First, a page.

One Bill Telecom came back with the following counter offer (only once the cancellation had gone through) Unlimited calls + Unlimited Broadband £259 plus they chucked in unlimited calls to mobile phones! Needless to say I’m very happy with the outcome and because I run 2 lines I’m now saving £346 a year!
All prices include VAT and current speeds in my area are up to 8mps
I was initially sparked in to life after I was in a Vodafone store to sort out my mobile phone, and they offered me a deal on their new broadband service.
They could give me Unlimited calls and Broadband with a router worth £150 for £203.88 per year with speeds up to 17mbps! That’s £50 cheaper for double the speed! The only problem was our telephone exchange was not available for the offer.
Living in the Country
The real bitter pill with the broadband infrastructure in this country, is that there is no competition. BT Openreach are the only supplier contracted by the government to proved better connectivity to the rurals. (Article 1 – Article 2 – Article 3 – Article 4 – Article 5 – if you have the time or inclination). They’ve got it easy, and they’re got the funding!
Every telephone exchange is priced to see how affordable or rather how lucrative upgrading it will prove. It’s all about numbers and money. Stirlingshire fell below the criteria because it had below 45,000 homes and businesses, where Aberdeen, Dundee and Perth passed. Even in Stromness, my folks can get high speed broadband (up to 34mbps) thanks to undersea cables from the mainland to Orkney (pop 20k) and Shetland (pop 22k), but in Stenness or Dounby I’m sure they’re similar to Gartmore or Croftamie.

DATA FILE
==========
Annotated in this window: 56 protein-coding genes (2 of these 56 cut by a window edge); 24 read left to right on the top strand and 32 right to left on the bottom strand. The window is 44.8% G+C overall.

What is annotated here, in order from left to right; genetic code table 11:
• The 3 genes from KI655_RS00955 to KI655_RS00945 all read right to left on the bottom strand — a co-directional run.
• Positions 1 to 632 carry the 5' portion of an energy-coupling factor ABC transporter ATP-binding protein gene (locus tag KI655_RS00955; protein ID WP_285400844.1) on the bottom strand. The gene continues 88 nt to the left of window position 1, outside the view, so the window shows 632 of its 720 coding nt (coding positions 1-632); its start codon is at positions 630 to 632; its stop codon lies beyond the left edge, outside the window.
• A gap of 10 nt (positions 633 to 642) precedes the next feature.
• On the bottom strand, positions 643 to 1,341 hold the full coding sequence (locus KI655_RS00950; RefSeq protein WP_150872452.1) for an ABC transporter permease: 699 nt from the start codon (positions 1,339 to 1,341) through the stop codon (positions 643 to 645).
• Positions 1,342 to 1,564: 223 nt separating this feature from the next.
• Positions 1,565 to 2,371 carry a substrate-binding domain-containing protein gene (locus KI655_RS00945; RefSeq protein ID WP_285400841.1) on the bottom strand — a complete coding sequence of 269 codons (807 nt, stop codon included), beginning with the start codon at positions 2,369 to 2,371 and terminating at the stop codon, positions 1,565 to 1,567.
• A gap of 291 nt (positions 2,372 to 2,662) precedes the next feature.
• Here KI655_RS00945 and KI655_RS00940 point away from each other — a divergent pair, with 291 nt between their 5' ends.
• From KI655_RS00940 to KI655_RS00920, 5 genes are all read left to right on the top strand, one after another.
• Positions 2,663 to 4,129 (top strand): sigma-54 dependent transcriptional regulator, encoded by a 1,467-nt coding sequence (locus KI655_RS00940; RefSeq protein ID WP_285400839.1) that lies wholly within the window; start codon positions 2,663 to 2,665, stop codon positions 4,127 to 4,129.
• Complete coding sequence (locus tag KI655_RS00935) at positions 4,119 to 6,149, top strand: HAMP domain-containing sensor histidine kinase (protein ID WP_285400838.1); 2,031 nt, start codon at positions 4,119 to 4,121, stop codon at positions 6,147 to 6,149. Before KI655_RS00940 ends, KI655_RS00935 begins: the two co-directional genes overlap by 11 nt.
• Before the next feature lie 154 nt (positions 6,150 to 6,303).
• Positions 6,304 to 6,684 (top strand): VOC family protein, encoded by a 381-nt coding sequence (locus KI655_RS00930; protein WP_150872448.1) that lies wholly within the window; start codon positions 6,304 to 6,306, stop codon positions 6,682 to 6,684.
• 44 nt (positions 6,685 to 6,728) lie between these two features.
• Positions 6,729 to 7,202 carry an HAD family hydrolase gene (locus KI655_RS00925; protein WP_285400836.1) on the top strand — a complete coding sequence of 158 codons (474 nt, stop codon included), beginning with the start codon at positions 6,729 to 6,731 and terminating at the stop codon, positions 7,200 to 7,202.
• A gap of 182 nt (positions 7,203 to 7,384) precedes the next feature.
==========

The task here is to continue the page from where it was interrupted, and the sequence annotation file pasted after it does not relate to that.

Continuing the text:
It’s Just Not Fair!
The question I keep being asked is, why if we’re only getting 0.1mbps download speed in Port of Menteith for instance, are we paying MORE than someone getting 17mbps in Glasgow?
Remember being told that by 2015 every community in the UK will have superfast broadband?
Where has the £1 billion pounds of investment gone? That’s £1080 million invested to get fast and reliable broadband and cut red tape?
We’re all in this together? I don’t think so!